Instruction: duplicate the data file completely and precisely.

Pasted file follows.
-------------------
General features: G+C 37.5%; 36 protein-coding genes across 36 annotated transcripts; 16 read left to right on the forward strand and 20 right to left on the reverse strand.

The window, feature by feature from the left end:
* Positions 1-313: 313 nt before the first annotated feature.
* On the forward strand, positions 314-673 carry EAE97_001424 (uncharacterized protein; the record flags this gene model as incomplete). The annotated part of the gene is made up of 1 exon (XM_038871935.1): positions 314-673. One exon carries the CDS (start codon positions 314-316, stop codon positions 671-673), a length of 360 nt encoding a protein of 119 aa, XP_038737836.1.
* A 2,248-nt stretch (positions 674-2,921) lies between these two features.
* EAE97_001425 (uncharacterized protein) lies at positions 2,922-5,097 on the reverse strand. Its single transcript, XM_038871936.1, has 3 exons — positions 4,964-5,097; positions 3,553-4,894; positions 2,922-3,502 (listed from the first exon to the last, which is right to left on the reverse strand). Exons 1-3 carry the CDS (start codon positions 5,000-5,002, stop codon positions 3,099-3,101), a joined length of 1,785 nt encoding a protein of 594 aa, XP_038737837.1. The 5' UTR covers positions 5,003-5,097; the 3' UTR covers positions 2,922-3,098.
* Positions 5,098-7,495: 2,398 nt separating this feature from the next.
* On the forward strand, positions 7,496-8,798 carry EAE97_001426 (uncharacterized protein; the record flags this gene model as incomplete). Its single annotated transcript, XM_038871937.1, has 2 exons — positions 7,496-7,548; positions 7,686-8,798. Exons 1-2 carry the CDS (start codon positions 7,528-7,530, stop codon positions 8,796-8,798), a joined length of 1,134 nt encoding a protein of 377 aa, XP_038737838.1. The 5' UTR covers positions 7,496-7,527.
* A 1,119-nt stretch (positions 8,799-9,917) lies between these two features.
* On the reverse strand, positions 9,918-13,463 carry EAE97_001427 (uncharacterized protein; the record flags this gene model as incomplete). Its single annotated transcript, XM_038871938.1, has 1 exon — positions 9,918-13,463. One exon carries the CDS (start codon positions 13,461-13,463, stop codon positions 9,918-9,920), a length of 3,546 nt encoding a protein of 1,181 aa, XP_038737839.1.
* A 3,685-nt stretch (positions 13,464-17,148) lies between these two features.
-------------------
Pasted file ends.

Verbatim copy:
General features: G+C 37.5%; 36 protein-coding genes across 36 annotated transcripts; 16 read left to right on the forward strand and 20 right to left on the reverse strand.

The window, feature by feature from the left end:
* Positions 1-313: 313 nt before the first annotated feature.
* On the forward strand, positions 314-673 carry EAE97_001424 (uncharacterized protein; the record flags this gene model as incomplete). The annotated part of the gene is made up of 1 exon (XM_038871935.1): positions 314-673. One exon carries the CDS (start codon positions 314-316, stop codon positions 671-673), a length of 360 nt encoding a protein of 119 aa, XP_038737836.1.
* A 2,248-nt stretch (positions 674-2,921) lies between these two features.
* EAE97_001425 (uncharacterized protein) lies at positions 2,922-5,097 on the reverse strand. Its single transcript, XM_038871936.1, has 3 exons — positions 4,964-5,097; positions 3,553-4,894; positions 2,922-3,502 (listed from the first exon to the last, which is right to left on the reverse strand). Exons 1-3 carry the CDS (start codon positions 5,000-5,002, stop codon positions 3,099-3,101), a joined length of 1,785 nt encoding a protein of 594 aa, XP_038737837.1. The 5' UTR covers positions 5,003-5,097; the 3' UTR covers positions 2,922-3,098.
* Positions 5,098-7,495: 2,398 nt separating this feature from the next.
* On the forward strand, positions 7,496-8,798 carry EAE97_001426 (uncharacterized protein; the record flags this gene model as incomplete). Its single annotated transcript, XM_038871937.1, has 2 exons — positions 7,496-7,548; positions 7,686-8,798. Exons 1-2 carry the CDS (start codon positions 7,528-7,530, stop codon positions 8,796-8,798), a joined length of 1,134 nt encoding a protein of 377 aa, XP_038737838.1. The 5' UTR covers positions 7,496-7,527.
* A 1,119-nt stretch (positions 8,799-9,917) lies between these two features.
* On the reverse strand, positions 9,918-13,463 carry EAE97_001427 (uncharacterized protein; the record flags this gene model as incomplete). Its single annotated transcript, XM_038871938.1, has 1 exon — positions 9,918-13,463. One exon carries the CDS (start codon positions 13,461-13,463, stop codon positions 9,918-9,920), a length of 3,546 nt encoding a protein of 1,181 aa, XP_038737839.1.
* A 3,685-nt stretch (positions 13,464-17,148) lies between these two features.